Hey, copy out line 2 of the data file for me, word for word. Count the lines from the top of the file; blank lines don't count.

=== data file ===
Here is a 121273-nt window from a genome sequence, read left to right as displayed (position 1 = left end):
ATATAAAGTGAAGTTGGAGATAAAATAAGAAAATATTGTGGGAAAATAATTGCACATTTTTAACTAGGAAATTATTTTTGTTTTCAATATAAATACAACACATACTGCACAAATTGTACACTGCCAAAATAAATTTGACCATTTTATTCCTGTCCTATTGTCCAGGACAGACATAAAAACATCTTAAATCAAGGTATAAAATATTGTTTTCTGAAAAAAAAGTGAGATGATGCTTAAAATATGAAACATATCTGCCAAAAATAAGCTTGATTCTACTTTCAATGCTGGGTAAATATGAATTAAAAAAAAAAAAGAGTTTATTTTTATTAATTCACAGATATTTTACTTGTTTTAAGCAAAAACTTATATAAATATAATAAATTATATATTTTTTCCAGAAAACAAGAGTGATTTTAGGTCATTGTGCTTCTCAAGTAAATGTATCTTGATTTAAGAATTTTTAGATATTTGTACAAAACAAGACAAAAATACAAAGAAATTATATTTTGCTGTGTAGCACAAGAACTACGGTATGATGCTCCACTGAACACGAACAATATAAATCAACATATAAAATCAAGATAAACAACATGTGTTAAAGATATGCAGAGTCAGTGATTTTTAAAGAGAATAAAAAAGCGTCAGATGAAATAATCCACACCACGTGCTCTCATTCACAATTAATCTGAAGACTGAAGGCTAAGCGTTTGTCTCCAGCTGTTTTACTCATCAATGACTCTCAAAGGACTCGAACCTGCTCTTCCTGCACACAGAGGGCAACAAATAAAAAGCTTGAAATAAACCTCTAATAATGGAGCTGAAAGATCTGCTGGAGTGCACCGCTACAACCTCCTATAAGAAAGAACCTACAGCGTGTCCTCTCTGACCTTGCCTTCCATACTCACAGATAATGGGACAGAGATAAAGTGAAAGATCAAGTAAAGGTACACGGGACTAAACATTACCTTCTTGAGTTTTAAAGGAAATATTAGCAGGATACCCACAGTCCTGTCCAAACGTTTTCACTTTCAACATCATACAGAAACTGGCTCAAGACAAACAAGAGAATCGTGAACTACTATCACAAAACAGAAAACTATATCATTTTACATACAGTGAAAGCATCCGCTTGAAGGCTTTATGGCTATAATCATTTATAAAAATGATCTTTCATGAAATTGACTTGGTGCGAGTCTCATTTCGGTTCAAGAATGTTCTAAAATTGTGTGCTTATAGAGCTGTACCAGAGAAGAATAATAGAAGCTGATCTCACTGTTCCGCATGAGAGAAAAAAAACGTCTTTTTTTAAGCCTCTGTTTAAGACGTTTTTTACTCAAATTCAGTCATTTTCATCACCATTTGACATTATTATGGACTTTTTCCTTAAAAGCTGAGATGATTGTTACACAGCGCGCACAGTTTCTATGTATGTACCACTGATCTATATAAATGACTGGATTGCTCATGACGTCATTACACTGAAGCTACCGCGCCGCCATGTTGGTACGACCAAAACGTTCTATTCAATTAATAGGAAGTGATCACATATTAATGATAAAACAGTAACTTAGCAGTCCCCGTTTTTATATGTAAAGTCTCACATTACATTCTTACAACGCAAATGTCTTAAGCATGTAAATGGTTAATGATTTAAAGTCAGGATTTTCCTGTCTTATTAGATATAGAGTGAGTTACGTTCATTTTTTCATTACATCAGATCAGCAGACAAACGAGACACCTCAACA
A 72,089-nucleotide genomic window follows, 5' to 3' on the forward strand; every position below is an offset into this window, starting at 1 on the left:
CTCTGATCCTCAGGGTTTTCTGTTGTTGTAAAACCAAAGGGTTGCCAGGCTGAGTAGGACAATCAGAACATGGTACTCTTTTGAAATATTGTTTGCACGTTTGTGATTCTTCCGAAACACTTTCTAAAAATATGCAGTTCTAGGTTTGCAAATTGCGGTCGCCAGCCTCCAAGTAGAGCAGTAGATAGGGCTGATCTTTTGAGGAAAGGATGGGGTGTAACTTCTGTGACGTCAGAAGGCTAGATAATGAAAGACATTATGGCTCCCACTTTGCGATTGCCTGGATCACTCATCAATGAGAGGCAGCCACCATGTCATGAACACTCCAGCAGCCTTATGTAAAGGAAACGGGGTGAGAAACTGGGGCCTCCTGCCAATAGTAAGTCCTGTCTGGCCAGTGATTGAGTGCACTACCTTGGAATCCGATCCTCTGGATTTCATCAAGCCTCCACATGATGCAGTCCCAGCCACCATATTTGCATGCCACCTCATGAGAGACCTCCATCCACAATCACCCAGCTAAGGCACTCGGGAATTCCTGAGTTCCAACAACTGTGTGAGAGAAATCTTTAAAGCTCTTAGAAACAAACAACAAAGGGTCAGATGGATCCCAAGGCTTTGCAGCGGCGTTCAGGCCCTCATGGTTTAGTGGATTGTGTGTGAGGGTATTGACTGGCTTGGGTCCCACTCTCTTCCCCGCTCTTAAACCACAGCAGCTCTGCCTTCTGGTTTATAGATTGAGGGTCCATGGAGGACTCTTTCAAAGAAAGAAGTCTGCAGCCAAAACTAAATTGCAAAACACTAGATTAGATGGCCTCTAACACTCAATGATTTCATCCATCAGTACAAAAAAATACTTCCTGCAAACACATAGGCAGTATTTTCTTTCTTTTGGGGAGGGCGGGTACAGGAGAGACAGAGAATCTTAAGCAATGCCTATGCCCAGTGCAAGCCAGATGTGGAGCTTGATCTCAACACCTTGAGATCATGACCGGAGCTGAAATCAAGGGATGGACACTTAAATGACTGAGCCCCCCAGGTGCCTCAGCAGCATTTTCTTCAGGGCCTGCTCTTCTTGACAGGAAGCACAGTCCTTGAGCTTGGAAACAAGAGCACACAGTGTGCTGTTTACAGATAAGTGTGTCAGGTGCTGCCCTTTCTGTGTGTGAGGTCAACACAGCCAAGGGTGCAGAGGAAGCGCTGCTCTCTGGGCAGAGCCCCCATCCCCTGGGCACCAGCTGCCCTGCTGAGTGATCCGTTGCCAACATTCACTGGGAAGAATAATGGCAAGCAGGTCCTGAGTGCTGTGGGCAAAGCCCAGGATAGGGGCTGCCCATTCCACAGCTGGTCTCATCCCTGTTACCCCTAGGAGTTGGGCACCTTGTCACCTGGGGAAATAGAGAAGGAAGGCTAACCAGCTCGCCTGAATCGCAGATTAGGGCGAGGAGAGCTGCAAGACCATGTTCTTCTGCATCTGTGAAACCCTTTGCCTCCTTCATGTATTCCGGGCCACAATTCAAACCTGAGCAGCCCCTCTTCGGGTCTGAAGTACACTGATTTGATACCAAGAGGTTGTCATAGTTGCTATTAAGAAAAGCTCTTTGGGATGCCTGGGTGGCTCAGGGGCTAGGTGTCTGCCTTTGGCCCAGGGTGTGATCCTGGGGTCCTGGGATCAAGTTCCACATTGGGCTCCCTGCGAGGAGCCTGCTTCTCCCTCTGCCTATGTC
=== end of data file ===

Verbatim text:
ATATAAAGTGAAGTTGGAGATAAAATAAGAAAATATTGTGGGAAAATAATTGCACATTTTTAACTAGGAAATTATTTTTGTTTTCAATATAAATACAACACATACTGCACAAATTGTACACTGCCAAAATAAATTTGACCATTTTATTCCTGTCCTATTGTCCAGGACAGACATAAAAACATCTTAAATCAAGGTATAAAATATTGTTTTCTGAAAAAAAAGTGAGATGATGCTTAAAATATGAAACATATCTGCCAAAAATAAGCTTGATTCTACTTTCAATGCTGGGTAAATATGAATTAAAAAAAAAAAAGAGTTTATTTTTATTAATTCACAGATATTTTACTTGTTTTAAGCAAAAACTTATATAAATATAATAAATTATATATTTTTTCCAGAAAACAAGAGTGATTTTAGGTCATTGTGCTTCTCAAGTAAATGTATCTTGATTTAAGAATTTTTAGATATTTGTACAAAACAAGACAAAAATACAAAGAAATTATATTTTGCTGTGTAGCACAAGAACTACGGTATGATGCTCCACTGAACACGAACAATATAAATCAACATATAAAATCAAGATAAACAACATGTGTTAAAGATATGCAGAGTCAGTGATTTTTAAAGAGAATAAAAAAGCGTCAGATGAAATAATCCACACCACGTGCTCTCATTCACAATTAATCTGAAGACTGAAGGCTAAGCGTTTGTCTCCAGCTGTTTTACTCATCAATGACTCTCAAAGGACTCGAACCTGCTCTTCCTGCACACAGAGGGCAACAAATAAAAAGCTTGAAATAAACCTCTAATAATGGAGCTGAAAGATCTGCTGGAGTGCACCGCTACAACCTCCTATAAGAAAGAACCTACAGCGTGTCCTCTCTGACCTTGCCTTCCATACTCACAGATAATGGGACAGAGATAAAGTGAAAGATCAAGTAAAGGTACACGGGACTAAACATTACCTTCTTGAGTTTTAAAGGAAATATTAGCAGGATACCCACAGTCCTGTCCAAACGTTTTCACTTTCAACATCATACAGAAACTGGCTCAAGACAAACAAGAGAATCGTGAACTACTATCACAAAACAGAAAACTATATCATTTTACATACAGTGAAAGCATCCGCTTGAAGGCTTTATGGCTATAATCATTTATAAAAATGATCTTTCATGAAATTGACTTGGTGCGAGTCTCATTTCGGTTCAAGAATGTTCTAAAATTGTGTGCTTATAGAGCTGTACCAGAGAAGAATAATAGAAGCTGATCTCACTGTTCCGCATGAGAGAAAAAAAACGTCTTTTTTTAAGCCTCTGTTTAAGACGTTTTTTACTCAAATTCAGTCATTTTCATCACCATTTGACATTATTATGGACTTTTTCCTTAAAAGCTGAGATGATTGTTACACAGCGCGCACAGTTTCTATGTATGTACCACTGATCTATATAAATGACTGGATTGCTCATGACGTCATTACACTGAAGCTACCGCGCCGCCATGTTGGTACGACCAAAACGTTCTATTCAATTAATAGGAAGTGATCACATATTAATGATAAAACAGTAACTTAGCAGTCCCCGTTTTTATATGTAAAGTCTCACATTACATTCTTACAACGCAAATGTCTTAAGCATGTAAATGGTTAATGATTTAAAGTCAGGATTTTCCTGTCTTATTAGATATAGAGTGAGTTACGTTCATTTTTTCATTACATCAGATCAGCAGACAAACGAGACACCTCAACA